And so, it was no surprise to me that when Paul and I settled here 27 years ago, we found ourselves and our wolf fears tested on the very first night in our new home. Our bedroom faces on our  long winding driveway, and we had the windows open to enjoy the August breeze, so the distant sound of what sounded like a whole lot of dogs yipping, woke us up around about midnight. “Hear that?” Paul whispered, obviously thrilled with the nearness of coyotes or brush wolves. But his thrills turned to chills as the yipping got close and closer to our house, then seems to be, and in fact was, heading straight for our open windows.  By the time the pack veered off into the forest, probably after some poor prey animal, Paul and I were sitting bolt upright in bed, bug-eyed and scared silly.
 
“Close the bleeping windows,” was all Paul said after the sounds died out.  Thankfully, that was a one-time experience. Maybe even a welcome to the hood, thing.
 
It was Paul alone who had the first up-close-and-personal encounter with a timber wolf on our acreage. He went for a walk in our woods to scope out a potential trail to the back forty and Little Brule River. Paul was notorious for disappearing for hours on end in the woods, but that day he reappeared in less than half an hour.
 
“Somebody on this road has a gigantic German Shepherd,” he said with a nervous laugh. “I mean, the thing was coming right at me on the trail, then stopped when it saw me and loped off into the brush...sort of like a wolf.  Ha, ha, ahem, I mean, it might even have BEEN a wolf,...” he dithered on, now rummaging around in our unpacked moving boxes.
 
When I ask him what he was looking for and what the heck did he mean by “it might have been a wolf, he just kept on mumbling about it probably was a dog, but no, it must have been a wolf, until he found his trusty rifle.
 
“Whatever it was, I’m not going out there without this,” he said, adding, “I wouldn’t worry, wolves are more afraid of us than we are of them.
 
Well, he could have fooled me on that one. The color still hadn’t returned to his face by dinnertime.
In the years to follow, Paul and I repeated the experience of seeing a wolf, or wolves and having our brains instantly imagining that they were really dogs. It must be some kind of primitive denial thing, but it always gives way to, “By golly, that IS a wolf!”
 
And yes, I have lost critters to both brush and timber wolves. To date, two turkeys, ten guinea hens and three geese disappeared, leaving enough forensic evidence to indict wolves, rather than other uninvited dinner guests. We learned to identify who did the killing by the scene and sometimes, the state of a carcass left behind. Wolves don’t leave anything but feathers strewn out all over the place. Raptors and owls leave a neat pile and, if there’s snow on the ground, wing impressions on either side of the pile. And weasels, such as martens, leave a Steven King horror show which I refuse to describe and wish I could completely forget myself.
 
So far, no goats, even though my little flock of five free range over the meadow and sleep in a barn whose door is wide open. Oh, I’ve seen wolves on the meadow. A pack of nine sauntered from west to east one sunny morn in late fall, paying zero attention to the fat, juicy goats in the corral as they passed. For their part, the goats were just as disinterested in the wolves. But Paul and I were pretty revved up. We got a picture of the pack as it passed the lone white pine on the east meadow and Paul urged me to “howl or something so maybe they’ll turn around.” He wanted a better picture. I howled....howled my very best, but for all that the wolves merely stopped for a few seconds, seemed to look at each other - maybe exchanged a few snide remarks about “people” and vanished.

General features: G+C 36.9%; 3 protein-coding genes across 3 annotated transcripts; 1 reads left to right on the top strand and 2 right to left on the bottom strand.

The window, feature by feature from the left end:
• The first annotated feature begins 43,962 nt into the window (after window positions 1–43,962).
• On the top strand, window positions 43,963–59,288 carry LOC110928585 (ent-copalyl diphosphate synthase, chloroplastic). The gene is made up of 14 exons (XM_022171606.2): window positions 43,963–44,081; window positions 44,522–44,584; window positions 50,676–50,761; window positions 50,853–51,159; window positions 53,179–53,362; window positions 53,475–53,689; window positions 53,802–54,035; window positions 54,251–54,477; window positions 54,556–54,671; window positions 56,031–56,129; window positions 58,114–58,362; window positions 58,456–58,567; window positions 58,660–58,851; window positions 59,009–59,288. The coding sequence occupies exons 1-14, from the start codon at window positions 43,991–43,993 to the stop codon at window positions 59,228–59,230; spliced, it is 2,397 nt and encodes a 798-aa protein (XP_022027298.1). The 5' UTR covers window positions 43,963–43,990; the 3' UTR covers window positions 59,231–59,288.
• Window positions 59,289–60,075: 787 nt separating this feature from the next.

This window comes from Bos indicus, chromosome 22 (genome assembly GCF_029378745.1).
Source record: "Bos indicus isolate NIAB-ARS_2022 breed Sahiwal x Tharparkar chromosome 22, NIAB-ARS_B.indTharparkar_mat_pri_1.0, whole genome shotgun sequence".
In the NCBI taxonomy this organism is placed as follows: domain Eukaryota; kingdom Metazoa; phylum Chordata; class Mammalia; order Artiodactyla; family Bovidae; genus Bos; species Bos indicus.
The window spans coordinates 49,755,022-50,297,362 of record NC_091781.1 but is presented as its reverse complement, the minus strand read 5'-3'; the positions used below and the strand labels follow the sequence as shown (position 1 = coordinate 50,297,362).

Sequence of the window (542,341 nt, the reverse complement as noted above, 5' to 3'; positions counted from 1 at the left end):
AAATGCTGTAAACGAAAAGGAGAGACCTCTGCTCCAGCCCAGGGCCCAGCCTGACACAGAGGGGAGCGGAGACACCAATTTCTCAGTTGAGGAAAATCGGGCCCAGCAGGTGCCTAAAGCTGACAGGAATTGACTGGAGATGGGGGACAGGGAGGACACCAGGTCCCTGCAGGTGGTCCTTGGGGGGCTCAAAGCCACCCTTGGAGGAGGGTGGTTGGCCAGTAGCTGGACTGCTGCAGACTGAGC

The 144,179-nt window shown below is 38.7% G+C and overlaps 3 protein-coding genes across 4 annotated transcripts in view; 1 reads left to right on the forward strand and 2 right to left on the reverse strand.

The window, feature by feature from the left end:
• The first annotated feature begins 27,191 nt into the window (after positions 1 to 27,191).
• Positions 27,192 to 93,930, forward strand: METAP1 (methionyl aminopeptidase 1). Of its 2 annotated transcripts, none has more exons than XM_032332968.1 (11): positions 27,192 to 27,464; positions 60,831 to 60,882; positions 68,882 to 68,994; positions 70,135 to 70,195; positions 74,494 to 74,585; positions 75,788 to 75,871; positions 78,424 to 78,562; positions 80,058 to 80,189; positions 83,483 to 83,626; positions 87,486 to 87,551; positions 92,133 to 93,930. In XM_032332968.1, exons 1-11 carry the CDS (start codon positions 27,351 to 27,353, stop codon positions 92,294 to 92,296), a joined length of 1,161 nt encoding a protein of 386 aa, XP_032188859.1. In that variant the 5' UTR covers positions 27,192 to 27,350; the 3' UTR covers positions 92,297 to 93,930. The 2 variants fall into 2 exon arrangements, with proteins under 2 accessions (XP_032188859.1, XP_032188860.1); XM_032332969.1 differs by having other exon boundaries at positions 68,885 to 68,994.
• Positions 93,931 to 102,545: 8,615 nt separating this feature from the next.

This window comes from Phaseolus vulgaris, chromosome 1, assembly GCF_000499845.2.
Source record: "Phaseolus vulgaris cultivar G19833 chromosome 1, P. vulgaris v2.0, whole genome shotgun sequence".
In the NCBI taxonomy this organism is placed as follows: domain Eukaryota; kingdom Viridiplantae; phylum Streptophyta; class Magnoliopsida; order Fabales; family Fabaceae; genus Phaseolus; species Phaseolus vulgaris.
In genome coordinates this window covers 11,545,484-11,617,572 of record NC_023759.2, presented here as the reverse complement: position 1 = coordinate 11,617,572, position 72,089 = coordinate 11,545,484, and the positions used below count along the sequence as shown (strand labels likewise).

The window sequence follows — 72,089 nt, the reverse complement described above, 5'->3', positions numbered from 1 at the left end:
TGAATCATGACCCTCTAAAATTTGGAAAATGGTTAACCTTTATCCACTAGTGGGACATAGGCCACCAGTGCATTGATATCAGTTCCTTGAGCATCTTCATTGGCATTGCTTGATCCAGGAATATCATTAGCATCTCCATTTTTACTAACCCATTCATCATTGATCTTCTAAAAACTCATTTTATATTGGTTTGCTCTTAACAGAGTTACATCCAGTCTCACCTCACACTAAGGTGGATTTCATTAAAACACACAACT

The only other wolf seen on the meadow was a lame one, limping from the woods to our pond. This time, I was in a combative mood and took after him with a broom. Perhaps the chickens and ducks were out. But he simply kept on going, stopping only to relieve himself, a clear sign of his opinion of me and my antics.
 
As cutesy as these stories are, I am acutely aware of the heartache suffered by a number of my neighbors and friends who have lost beloved dogs to wolves, often cruelly hearing the last cries of their pets and unable to save them. For this reason, I do take precautions. My dogs run loose on my meadow by day when they need to go out. But by night, they go out only on leash, even if it is in the wee small hours and double digit below zero weather. This practice does not eliminate the risk, but it does cut it down.
 
This winter, I’ve seen no wolves and heard them only on my computer, which I fire up almost every night for my bigger retriever, Jethro. He likes to howl, but produces mostly strangled squawks, so I play YouTube videos as tutorials for him at night at bedtime. Lately, Jethro seems to have found his voice, pursing his muzzle, angling his silky black neck upward, as he shuts his eyes and let’s a low, mournful note flow from his throat. I clap and tell him he’s ready for America’s Got Talent, then I let him jump up into bed next to me. And my “secret wolf” and I sleep in blissful ignorance of what goes on in the night forest that surrounds us.
 
For WTIP, this is Vicki Biggs-Anderson with Magnetic North.
 
 

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Wildersmith on the Gunflint - February 9, 2018

Wildersmith on the Gunflint     by     Fred Smith               February 9, 2018 
   

Spell the Gunflint weather for week one of February in capitals, COLD! As I reflect on the past week, several days at Wildersmith have failed to get above the zero mark. Fortunately on most days, the winds have not exaggerated the frostiness, so minus twenty-five to thirty is what it is.